Looking back at Spoey230 staring single-mindedly at me as the out-sized monitors they were, I quietly wondered. What might happen were their internal air volume, as is, captured instead by a shorter shallower tower? It'd do away with those massive stands. As Rox had confirmed, now that sonics were locked in, it was time to revisit cosmetics. I couldn't help but think that the time for mega stand mounts had passed us by in the late 20th century; that contemporary audiences will much prefer the looks of a shorter floorstander. Of course a Harbeth 40.2 or Wharfedale Linton continues to be popular so an audience for this type cosmetic definitely remains. Returning us to the speaker's special sonic attraction and Dokunmak's geographic locale would be Rubato's new album Üç and Sezen Aksu's famous "El Gibi" song opened by Fatma Turgut's breathy slightly cracked vocals before the refrain introduces her male counterpart then finishes off in typical octave-doubled fashion.

The 2 x Pass + Lu Kang equation centred the tonal balance firmly on the cello and male voice. Even Göksun Çavdar's B-flat clarinet with the crystal mouth piece so atypical for this genre where the longer darker G version rules gained a very attractive downward weighting. This bestowed on its blend with the cello a lovely tint akin to the famous Brahms Clarinet Quintet. It's how Rubato in general sneak into Turkish Pop classicist chamber music timbres as counterpoint to typical e-guitar distortion. The takeaway from the headlined music samples should be that the familiar two-way recipe of Spoey230 executed with top-shelf modern drive units and a minimalist 1st-order filter combines two qualities which aren't so typical for the monitor class: amber tone and resourceful dynamic scaling.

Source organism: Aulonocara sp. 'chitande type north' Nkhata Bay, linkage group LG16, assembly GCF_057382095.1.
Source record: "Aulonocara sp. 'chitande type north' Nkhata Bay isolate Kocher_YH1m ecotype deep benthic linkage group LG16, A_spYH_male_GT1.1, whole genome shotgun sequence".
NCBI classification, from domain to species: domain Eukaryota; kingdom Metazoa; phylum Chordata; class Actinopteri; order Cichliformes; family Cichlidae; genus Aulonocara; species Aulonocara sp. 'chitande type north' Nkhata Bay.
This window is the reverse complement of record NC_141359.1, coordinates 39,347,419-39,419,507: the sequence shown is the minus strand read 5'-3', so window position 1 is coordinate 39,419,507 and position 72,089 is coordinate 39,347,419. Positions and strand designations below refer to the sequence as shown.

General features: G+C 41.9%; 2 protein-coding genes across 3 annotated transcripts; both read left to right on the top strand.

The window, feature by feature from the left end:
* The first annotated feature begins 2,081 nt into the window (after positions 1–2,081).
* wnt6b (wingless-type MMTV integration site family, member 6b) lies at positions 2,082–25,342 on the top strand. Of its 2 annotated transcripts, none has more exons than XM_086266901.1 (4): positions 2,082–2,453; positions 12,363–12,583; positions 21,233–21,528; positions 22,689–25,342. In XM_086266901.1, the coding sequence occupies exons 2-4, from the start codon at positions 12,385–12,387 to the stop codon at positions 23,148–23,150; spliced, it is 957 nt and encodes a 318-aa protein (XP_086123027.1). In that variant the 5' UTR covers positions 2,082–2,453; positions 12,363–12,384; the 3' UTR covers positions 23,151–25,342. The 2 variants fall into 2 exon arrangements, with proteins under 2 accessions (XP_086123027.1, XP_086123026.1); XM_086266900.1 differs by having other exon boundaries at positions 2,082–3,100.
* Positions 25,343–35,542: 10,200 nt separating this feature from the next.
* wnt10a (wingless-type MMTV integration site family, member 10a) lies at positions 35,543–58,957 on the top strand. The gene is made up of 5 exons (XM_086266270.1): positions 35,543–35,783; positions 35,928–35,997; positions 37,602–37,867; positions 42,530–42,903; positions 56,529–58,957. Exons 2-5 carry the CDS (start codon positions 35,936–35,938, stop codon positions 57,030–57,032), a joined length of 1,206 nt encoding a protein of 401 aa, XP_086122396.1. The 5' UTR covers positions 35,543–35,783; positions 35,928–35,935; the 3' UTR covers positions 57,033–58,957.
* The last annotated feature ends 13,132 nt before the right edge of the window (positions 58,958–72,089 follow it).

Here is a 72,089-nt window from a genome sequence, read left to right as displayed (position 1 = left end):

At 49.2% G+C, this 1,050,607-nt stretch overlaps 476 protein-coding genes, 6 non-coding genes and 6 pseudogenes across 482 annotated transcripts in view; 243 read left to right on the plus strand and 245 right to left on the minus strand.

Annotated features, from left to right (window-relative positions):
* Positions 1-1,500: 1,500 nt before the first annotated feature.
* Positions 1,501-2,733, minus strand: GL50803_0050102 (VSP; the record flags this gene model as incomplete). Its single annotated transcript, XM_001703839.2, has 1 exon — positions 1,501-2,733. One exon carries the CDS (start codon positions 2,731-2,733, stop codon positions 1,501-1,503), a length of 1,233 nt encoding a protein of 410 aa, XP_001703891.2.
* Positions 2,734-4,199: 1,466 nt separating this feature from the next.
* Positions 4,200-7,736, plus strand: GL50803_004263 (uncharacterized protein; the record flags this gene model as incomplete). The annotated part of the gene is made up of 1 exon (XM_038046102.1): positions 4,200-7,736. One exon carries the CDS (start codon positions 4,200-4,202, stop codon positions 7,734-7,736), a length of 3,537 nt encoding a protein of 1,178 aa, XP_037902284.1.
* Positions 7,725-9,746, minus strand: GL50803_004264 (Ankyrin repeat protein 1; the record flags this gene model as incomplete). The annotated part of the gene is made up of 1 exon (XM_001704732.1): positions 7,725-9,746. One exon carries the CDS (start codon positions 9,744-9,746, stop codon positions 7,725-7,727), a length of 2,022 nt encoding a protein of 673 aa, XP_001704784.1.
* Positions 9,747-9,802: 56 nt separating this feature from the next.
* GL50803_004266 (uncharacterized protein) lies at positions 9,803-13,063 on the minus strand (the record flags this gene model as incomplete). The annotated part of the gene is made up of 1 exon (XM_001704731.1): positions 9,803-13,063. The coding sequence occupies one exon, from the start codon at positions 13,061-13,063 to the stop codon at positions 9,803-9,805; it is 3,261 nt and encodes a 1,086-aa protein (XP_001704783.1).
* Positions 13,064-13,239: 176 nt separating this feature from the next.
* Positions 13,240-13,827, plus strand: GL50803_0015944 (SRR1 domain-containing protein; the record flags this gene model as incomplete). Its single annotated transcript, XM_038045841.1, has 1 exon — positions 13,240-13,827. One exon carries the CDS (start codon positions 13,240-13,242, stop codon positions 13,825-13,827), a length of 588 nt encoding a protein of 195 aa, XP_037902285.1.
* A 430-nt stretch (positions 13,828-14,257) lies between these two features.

With grilles installed.

For all their Houdinis of grand soundstaging and overall fleetness of foot, monitors often lack the tonal and dynamic gravitas to remain completely convincing when things get loud and massive; and in general, when referenced against bigger multi-ways which bring dedicated woofers to the party. The usual solution is to tag along a subwoofer where perfect integration can be tricky. Brought in at 40-50Hz as modern ported monitors justify, it still won't flesh out a 5¼" or 6½" mid/woofer's upper bands. Here Spoey230 becomes a kind of bridge between a ubiquitous stand mount and a good 8"/10" three-way, just without the latter's classic high-pass on the midband. And that makes it a right choice for listeners who prioritize a weightier tonality without vacuum tube assist; and who enjoy stepping on the gas with complex fare where it becomes important not to hit any stops or suffer premature compression. As such, Lu Kang Audio are absolutely correct in their assessment that Spoey230's sonics tweaked over two long decades mostly within the confines of Taiwan are now ready to meet the world at large. It's time for a global debut and Munich High End 2019 will make it so with an active system of COS Engineering's new D3 and Musical Fidelity amplification.